Image Augmentation for Deep Learning With Keras

Data preparation is required when working with neural network and deep learning models. Increasingly data augmentation is also required on more complex object recognition tasks.

In this post you will discover how to use data preparation and data augmentation with your image datasets when developing and evaluating deep learning models in Python with Keras.

After reading this post, you will know:

  • About the image augmentation API provide by Keras and how to use it with your models.
  • How to perform feature standardization.
  • How to perform ZCA whitening of your images.
  • How to augment data with random rotations, shifts and flips.
  • How to save augmented image data to disk.

Let’s get started.

  • Update: The examples in this post were updated for the latest Keras API. The function was removed.
  • Update Oct/2016: Updated examples for Keras 1.1.0, TensorFlow 0.10.0 and scikit-learn v0.18.
  • Update Jan/2017: Updated examples for Keras 1.2.0 and TensorFlow 0.12.1.

Keras Image Augmentation API

Like the rest of Keras, the image augmentation API is simple and powerful.

Keras provides the ImageDataGenerator class that defines the configuration for image data preparation and augmentation. This includes capabilities such as:

  • Sample-wise standardization.
  • Feature-wise standardization.
  • ZCA whitening.
  • Random rotation, shifts, shear and flips.
  • Dimension reordering.
  • Save augmented images to disk.

An augmented image generator can be created as follows:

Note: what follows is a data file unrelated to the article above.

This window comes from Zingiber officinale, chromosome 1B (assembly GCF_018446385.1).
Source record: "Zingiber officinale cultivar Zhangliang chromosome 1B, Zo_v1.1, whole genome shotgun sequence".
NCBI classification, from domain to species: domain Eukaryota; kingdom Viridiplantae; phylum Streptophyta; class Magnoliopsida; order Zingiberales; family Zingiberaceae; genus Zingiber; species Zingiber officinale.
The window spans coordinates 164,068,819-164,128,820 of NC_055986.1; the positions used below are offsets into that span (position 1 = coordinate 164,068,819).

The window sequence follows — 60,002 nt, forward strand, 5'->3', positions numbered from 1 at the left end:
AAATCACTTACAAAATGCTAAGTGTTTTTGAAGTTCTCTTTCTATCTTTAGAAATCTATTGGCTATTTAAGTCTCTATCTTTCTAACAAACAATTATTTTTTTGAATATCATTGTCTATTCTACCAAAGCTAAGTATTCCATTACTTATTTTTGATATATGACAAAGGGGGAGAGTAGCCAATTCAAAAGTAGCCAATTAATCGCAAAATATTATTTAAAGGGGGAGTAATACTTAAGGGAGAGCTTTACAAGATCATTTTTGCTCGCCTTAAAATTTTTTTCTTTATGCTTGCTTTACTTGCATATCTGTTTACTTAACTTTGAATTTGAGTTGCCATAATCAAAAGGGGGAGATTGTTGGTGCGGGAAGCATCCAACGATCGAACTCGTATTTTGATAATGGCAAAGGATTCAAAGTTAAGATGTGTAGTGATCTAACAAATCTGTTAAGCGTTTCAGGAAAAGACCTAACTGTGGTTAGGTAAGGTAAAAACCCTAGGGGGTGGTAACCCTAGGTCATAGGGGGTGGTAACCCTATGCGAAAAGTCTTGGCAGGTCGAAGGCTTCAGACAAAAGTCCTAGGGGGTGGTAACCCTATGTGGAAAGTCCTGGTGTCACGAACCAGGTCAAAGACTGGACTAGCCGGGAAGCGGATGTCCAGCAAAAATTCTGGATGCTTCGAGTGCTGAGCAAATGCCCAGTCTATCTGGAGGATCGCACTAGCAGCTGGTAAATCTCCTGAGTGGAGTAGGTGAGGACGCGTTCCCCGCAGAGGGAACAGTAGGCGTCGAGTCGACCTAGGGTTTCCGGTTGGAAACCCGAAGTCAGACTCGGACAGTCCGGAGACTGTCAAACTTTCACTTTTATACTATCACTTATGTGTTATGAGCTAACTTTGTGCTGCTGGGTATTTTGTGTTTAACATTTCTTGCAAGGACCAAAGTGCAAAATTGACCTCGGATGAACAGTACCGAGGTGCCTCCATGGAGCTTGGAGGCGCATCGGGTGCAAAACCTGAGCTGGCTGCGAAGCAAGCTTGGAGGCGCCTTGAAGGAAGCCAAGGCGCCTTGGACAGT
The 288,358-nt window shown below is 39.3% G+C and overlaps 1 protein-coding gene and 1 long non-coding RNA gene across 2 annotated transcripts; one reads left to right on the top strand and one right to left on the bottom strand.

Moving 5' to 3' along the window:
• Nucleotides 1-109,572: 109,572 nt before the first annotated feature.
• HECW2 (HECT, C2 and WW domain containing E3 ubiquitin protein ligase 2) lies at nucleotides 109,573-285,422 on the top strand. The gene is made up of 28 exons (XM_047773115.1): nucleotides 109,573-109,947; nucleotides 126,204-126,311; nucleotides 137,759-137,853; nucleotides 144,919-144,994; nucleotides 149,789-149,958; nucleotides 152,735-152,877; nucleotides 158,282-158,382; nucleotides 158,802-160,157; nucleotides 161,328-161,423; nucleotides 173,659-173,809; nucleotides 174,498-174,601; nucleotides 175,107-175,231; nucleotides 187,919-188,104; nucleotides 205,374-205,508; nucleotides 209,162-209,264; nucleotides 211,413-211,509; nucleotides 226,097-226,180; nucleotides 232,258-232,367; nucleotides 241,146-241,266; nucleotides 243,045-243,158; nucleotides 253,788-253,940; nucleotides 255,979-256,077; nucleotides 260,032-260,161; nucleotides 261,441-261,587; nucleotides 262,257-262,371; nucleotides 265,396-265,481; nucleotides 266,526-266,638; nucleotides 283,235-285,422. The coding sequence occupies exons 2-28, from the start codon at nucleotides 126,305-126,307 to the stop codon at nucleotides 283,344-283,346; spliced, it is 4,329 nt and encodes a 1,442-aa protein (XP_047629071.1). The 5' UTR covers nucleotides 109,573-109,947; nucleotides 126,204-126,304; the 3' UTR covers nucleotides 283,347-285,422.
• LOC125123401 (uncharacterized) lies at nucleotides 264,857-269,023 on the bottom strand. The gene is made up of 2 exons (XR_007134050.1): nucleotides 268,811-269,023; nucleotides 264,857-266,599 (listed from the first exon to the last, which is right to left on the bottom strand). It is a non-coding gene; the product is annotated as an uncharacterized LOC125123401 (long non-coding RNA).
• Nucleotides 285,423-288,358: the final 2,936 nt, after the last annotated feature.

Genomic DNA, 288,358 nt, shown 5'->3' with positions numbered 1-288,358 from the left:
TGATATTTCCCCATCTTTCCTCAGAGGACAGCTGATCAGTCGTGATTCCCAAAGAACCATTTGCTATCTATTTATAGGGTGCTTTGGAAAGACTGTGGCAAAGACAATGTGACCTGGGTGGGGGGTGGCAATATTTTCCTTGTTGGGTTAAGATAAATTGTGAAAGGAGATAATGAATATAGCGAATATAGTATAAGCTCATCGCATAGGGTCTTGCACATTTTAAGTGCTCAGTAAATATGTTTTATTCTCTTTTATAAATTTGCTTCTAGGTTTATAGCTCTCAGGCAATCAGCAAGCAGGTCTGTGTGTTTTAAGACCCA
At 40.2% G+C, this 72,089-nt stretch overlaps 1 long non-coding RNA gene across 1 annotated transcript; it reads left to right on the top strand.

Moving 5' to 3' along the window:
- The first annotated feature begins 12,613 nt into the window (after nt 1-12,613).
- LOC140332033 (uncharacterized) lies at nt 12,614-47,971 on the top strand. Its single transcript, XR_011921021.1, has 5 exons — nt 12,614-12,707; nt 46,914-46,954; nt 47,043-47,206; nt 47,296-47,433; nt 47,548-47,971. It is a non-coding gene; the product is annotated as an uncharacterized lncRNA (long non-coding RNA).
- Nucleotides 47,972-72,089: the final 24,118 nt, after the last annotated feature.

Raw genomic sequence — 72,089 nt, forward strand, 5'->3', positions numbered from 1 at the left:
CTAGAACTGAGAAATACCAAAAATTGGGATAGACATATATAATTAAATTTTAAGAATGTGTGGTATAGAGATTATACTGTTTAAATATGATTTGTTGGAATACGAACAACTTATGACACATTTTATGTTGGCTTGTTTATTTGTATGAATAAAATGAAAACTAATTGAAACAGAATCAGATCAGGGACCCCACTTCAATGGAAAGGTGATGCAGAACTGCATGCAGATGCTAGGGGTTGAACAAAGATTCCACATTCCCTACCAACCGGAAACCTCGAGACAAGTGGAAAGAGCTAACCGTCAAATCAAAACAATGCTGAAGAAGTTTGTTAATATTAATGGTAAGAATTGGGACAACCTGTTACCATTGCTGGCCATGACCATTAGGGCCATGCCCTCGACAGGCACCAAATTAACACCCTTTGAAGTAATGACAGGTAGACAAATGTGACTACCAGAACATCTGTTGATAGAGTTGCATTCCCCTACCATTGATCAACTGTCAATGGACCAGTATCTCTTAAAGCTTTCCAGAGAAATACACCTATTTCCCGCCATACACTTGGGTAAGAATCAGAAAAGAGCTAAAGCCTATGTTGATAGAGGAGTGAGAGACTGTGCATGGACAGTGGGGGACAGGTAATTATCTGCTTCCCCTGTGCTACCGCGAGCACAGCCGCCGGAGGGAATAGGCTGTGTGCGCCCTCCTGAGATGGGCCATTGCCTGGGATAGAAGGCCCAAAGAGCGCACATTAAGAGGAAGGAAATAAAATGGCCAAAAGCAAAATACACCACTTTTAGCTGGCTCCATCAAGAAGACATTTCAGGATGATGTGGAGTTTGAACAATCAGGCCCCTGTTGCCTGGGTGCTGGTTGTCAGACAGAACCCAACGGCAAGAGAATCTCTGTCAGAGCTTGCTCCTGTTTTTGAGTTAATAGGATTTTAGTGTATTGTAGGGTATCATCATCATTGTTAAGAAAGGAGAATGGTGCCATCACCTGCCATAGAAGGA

Rather than performing the operations on your entire image dataset in memory, the API is designed to be iterated by the deep learning model fitting process, creating augmented image data for you just-in-time. This reduces your memory overhead, but adds some additional time cost during model training.

After you have created and configured your ImageDataGenerator, you must fit it on your data. This will calculate any statistics required to actually perform the transforms to your image data. You can do this by calling the fit() function on the data generator and pass it your training dataset.

The data generator itself is in fact an iterator, returning batches of image samples when requested. We can configure the batch size and prepare the data generator and get batches of images by calling the flow() function.

Finally we can make use of the data generator. Instead of calling the fit() function on our model, we must call the fit_generator() function and pass in the data generator and the desired length of an epoch as well as the total number of epochs on which to train.

You can learn more about the Keras image data generator API in the Keras documentation.

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Point of Comparison for Image Augmentation

Now that you know how the image augmentation API in Keras works, let’s look at some examples.

We will use the MNIST handwritten digit recognition task in these examples. To begin with, let’s take a look at the first 9 images in the training dataset.

Running this example provides the following image that we can use as a point of comparison with the image preparation and augmentation in the examples below.